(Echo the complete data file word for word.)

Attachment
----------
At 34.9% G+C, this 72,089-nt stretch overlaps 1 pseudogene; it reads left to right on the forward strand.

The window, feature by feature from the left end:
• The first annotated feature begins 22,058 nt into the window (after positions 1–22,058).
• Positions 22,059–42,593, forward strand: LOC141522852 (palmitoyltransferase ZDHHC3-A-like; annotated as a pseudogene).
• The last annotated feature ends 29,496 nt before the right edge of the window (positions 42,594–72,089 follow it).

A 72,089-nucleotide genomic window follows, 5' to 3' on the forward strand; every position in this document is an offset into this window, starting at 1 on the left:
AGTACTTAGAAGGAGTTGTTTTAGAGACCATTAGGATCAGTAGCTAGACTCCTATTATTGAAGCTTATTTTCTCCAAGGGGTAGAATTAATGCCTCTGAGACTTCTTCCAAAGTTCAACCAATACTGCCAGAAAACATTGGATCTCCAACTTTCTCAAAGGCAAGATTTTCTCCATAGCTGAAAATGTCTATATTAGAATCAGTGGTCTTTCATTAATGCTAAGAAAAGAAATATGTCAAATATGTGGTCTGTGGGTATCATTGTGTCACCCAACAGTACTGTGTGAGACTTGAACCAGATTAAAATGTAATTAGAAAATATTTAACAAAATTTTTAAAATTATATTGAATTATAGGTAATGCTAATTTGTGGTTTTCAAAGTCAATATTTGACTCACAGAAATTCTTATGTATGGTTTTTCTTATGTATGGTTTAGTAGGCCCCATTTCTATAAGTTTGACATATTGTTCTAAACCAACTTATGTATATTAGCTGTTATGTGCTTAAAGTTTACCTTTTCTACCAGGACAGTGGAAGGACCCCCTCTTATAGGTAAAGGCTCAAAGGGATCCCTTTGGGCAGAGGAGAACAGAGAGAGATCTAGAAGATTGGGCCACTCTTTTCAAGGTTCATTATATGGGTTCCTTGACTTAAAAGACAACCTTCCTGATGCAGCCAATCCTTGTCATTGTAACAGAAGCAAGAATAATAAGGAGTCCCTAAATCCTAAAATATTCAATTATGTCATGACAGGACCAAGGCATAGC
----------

At 34.9% G+C, this 72,089-nt stretch overlaps 1 pseudogene; it reads left to right on the forward strand.

The window, feature by feature from the left end:
• The first annotated feature begins 22,058 nt into the window (after positions 1–22,058).
• Positions 22,059–42,593, forward strand: LOC141522852 (palmitoyltransferase ZDHHC3-A-like; annotated as a pseudogene).
• The last annotated feature ends 29,496 nt before the right edge of the window (positions 42,594–72,089 follow it).

A 72,089-nucleotide genomic window follows, 5' to 3' on the forward strand; every position in this document is an offset into this window, starting at 1 on the left:
AGTACTTAGAAGGAGTTGTTTTAGAGACCATTAGGATCAGTAGCTAGACTCCTATTATTGAAGCTTATTTTCTCCAAGGGGTAGAATTAATGCCTCTGAGACTTCTTCCAAAGTTCAACCAATACTGCCAGAAAACATTGGATCTCCAACTTTCTCAAAGGCAAGATTTTCTCCATAGCTGAAAATGTCTATATTAGAATCAGTGGTCTTTCATTAATGCTAAGAAAAGAAATATGTCAAATATGTGGTCTGTGGGTATCATTGTGTCACCCAACAGTACTGTGTGAGACTTGAACCAGATTAAAATGTAATTAGAAAATATTTAACAAAATTTTTAAAATTATATTGAATTATAGGTAATGCTAATTTGTGGTTTTCAAAGTCAATATTTGACTCACAGAAATTCTTATGTATGGTTTTTCTTATGTATGGTTTAGTAGGCCCCATTTCTATAAGTTTGACATATTGTTCTAAACCAACTTATGTATATTAGCTGTTATGTGCTTAAAGTTTACCTTTTCTACCAGGACAGTGGAAGGACCCCCTCTTATAGGTAAAGGCTCAAAGGGATCCCTTTGGGCAGAGGAGAACAGAGAGAGATCTAGAAGATTGGGCCACTCTTTTCAAGGTTCATTATATGGGTTCCTTGACTTAAAAGACAACCTTCCTGATGCAGCCAATCCTTGTCATTGTAACAGAAGCAAGAATAATAAGGAGTCCCTAAATCCTAAAATATTCAATTATGTCATGACAGGACCAAGGCATAGC